Fort Collins experiencing a white Christmas of at least an inch of snow on the ground was a no-brainer last year given the city received nearly 17 inches of snow around Thanksgiving Day.
This year, it looks to be more like a head-scratcher.
The National Weather Service is forecasting a slight chance of snow this weekend, but the long-term forecast looks very brown.
Becky Bolinger, assistant state climatologist for Colorado, said the National Weather Service Climate Prediction Center is forecasting the next three to four weeks to likely be warmer and drier than average for the Front Range.
“The forecast is stacking the deck away from having a white Christmas this year,” she said.
The city’s last snowfall of significance was 3.6 inches on Nov. 9. The city received 13.2 inches of snow Oct. 25 in a storm that dumped a foot or more of snow on the Cameron Peak Fire, essentially ending its threat of additional growth.
Bolinger said, on average, Fort Collins has a 45% chance of at least an inch of snow on the ground and a 30% chance that snow falls on from 7 p.m. Christmas Eve to 7 p.m. Christmas Day over the last 20 years. Fort Collins’ official weather information is tracked through 24-hour time periods beginning at 7 p.m. daily.
The last time Fort Collins saw measurable snow fall on Christmas Day was 2016, when 0.2 inches fell. That marked the third straight Christmas Day the city saw snow — Fort Collins got 2.8 inches in 2015 and 5 inches in 2014.
Denver has a 38% chance of at least 1 inch of snow on the ground on Christmas Day and a 15% chance of snow falling on Christmas Day.
The most snow ever recorded on the ground in Denver on Christmas Day was 24 inches, which came thanks to the Christmas Eve blizzard of 1982.
The heaviest snowfall in Denver on Christmas Day was 7.8 inches, which occurred in 2007 and broke the record of 6.4 inches in 1894.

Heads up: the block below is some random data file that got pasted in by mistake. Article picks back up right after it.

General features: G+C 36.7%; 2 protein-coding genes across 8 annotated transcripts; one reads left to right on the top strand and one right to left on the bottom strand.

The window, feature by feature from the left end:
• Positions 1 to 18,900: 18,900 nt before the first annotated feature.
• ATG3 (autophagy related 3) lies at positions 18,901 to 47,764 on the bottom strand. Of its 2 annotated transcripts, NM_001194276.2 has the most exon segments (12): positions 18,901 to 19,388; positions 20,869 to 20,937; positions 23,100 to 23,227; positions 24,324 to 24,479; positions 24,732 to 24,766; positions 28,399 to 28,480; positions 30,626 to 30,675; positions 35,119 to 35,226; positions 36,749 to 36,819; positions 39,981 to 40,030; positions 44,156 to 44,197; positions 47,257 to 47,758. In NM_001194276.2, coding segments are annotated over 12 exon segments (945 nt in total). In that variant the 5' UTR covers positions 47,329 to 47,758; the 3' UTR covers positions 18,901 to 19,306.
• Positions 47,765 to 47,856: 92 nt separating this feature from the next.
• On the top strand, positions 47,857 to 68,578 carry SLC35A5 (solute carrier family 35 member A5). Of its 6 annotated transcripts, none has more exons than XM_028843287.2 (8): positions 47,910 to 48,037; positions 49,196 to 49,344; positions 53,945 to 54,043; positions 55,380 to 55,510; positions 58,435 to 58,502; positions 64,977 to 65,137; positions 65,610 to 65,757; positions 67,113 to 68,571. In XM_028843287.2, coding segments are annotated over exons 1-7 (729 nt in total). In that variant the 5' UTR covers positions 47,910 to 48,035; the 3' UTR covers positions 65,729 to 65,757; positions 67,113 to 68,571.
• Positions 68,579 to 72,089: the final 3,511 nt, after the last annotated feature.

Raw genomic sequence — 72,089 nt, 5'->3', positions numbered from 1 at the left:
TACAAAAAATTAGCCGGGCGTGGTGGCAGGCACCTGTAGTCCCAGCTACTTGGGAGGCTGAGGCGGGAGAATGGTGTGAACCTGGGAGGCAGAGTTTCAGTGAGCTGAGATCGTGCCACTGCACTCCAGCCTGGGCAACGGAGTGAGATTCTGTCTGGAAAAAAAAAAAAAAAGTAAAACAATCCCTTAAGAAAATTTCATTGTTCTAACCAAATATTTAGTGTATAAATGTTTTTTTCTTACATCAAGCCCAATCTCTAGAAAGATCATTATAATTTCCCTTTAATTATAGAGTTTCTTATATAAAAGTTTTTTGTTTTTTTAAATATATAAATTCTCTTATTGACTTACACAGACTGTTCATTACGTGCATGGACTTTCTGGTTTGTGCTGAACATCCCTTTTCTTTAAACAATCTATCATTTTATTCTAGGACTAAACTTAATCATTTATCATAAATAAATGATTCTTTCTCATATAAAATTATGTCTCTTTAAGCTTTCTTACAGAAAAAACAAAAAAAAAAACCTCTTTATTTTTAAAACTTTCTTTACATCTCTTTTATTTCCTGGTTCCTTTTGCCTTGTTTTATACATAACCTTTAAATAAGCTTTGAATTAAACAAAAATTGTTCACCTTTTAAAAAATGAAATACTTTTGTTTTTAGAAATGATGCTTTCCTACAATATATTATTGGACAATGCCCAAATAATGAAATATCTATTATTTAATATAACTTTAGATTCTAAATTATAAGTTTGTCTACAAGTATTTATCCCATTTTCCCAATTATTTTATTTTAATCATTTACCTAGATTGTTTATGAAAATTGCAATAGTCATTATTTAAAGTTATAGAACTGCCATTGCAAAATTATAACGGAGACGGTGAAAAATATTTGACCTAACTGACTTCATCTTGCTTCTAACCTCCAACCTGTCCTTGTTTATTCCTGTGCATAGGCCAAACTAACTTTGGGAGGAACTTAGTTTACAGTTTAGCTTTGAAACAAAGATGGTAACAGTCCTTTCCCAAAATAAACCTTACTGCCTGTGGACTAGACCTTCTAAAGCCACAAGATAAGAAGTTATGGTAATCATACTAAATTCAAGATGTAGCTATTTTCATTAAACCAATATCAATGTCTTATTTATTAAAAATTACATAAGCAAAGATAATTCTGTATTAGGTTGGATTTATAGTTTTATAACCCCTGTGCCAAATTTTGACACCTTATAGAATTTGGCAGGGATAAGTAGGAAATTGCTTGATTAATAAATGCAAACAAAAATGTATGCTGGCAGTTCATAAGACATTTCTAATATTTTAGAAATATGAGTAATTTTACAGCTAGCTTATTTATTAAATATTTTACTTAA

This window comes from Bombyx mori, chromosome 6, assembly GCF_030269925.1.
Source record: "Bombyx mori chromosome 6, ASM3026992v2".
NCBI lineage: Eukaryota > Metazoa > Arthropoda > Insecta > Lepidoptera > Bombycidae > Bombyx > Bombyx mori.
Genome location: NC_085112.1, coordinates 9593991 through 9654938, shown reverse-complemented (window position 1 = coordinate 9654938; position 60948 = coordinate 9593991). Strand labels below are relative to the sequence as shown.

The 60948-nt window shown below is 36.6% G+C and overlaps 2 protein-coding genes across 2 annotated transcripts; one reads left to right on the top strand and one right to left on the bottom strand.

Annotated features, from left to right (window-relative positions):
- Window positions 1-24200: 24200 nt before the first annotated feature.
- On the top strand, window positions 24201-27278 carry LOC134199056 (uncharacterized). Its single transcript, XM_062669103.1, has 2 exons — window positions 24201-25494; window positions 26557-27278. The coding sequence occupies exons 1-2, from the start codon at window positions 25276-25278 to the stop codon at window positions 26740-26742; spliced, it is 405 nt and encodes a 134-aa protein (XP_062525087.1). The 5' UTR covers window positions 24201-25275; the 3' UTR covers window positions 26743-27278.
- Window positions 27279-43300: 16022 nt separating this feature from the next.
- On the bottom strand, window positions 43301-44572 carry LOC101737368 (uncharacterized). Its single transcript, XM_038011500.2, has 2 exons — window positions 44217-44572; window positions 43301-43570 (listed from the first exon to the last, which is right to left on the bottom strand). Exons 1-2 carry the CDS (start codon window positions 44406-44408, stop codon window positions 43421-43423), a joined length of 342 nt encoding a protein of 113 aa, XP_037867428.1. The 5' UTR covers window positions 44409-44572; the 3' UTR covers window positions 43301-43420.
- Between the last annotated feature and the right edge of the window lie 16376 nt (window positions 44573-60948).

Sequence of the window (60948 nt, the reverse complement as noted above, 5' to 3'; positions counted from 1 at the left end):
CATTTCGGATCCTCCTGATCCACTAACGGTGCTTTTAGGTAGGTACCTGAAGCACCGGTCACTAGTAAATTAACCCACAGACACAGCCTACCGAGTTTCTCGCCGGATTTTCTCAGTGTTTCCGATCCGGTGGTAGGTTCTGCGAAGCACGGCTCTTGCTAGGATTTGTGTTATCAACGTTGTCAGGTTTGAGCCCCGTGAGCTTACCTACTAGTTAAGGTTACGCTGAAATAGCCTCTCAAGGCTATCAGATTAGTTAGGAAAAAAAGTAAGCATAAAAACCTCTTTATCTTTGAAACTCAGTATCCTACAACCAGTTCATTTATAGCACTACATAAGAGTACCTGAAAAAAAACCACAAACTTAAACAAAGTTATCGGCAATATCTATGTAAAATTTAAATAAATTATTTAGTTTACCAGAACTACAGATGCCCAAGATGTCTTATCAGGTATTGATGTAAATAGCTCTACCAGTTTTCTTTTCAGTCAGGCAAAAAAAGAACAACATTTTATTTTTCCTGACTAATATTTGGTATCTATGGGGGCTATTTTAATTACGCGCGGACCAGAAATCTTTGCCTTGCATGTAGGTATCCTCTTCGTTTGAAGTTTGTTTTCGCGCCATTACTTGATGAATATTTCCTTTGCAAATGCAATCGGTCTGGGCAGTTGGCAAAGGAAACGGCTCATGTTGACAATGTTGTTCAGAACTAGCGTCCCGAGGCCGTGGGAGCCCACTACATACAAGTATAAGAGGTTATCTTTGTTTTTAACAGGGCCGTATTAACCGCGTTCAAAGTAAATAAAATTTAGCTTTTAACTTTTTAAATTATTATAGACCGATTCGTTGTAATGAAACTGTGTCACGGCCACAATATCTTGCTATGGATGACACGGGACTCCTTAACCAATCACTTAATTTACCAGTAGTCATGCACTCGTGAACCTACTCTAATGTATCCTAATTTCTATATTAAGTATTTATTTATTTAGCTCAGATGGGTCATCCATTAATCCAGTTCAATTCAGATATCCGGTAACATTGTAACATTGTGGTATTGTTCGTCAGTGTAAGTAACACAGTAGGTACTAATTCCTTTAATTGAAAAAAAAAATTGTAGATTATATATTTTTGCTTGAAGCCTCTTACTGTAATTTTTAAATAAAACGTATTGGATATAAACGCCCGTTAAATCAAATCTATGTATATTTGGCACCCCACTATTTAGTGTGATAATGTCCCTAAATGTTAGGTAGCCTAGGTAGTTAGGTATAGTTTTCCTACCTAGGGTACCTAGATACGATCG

Hourglass Reservoir, near where the last hot spot of the Cameron Peak Fire is smoldering northwest of the Colorado State University Mountain Campus, has a 99% chance of snow on the ground on average and a 28% chance of snow falling on Christmas Day.
Other Colorado areas’ white Christmas chances
Here are other Colorado areas’ chances of having at least 1 inch of snow on the ground on Christmas Day and the chances of measurable snow falling on Christmas Day, according to the Colorado Climate Center:
- Estes Park: 63% of snow on the ground, 25% snow falling on Christmas Day
- Loveland: 38%, 13%
- Greeley: 37%, 20%
- Boulder: 47%, 30%
Colorado’s Top 10 white Christmas chances
Here are Colorado towns and cities with the best chances of having at least 1 inch of snow on the ground on Christmas Day and each location’s chances of measurable snow falling on Christmas Day, according to NOAA observations 1980-2010:
- Climax: 100% of snow on the ground, 47% snow falling on Christmas Day
- Aspen: 100%, 37%
- Crested Butte: 99%, 35%
- Silverton: 99%, 31%
- Steamboat Springs: 98%, 44%
- Fraser: 98%, 35%
- Yampa: 97%, 35%
- Telluride: 97%, 31%
- Ouray: 93%, 26%
- Hayden: 92%, 36%
Gateway on the Western Slope has the least chance of either at 4% and 9%.
National white Christmas locations
Here are other national locations’ chances of having at least 1 inch of snow on the ground on Christmas Day and each location’s chances measurable snow falls on Christmas Day, according to NOAA observations 1981-2010
- North Pole, Alaska: 100% snow on the ground, 28% chance of snow on Christmas Day
- Old Faithful, Wyoming: 100%, 48%
- Crater Lake National Park, Oregon: 100%, 52%
- Anchorage, Alaska: 90%, 33%
Colorado snowpack report
Colorado’s snowpack is off to a slow start. Only the Upper Rio Grande basin in southern Colorado is reporting above average snowpack at 111% as of Monday. The South Platte basin, which includes Fort Collins to Denver and areas west and east, is at 81%.
Reporter Miles Blumhardt looks for stories that impact your life. Be it news, outdoors, sports — you name it, he wants to report it. Have a story idea? Contact him at email@example.com or on Twitter @MilesBlumhardt. Support his work and that of other Coloradoan journalists by purchasing a digital subscription today.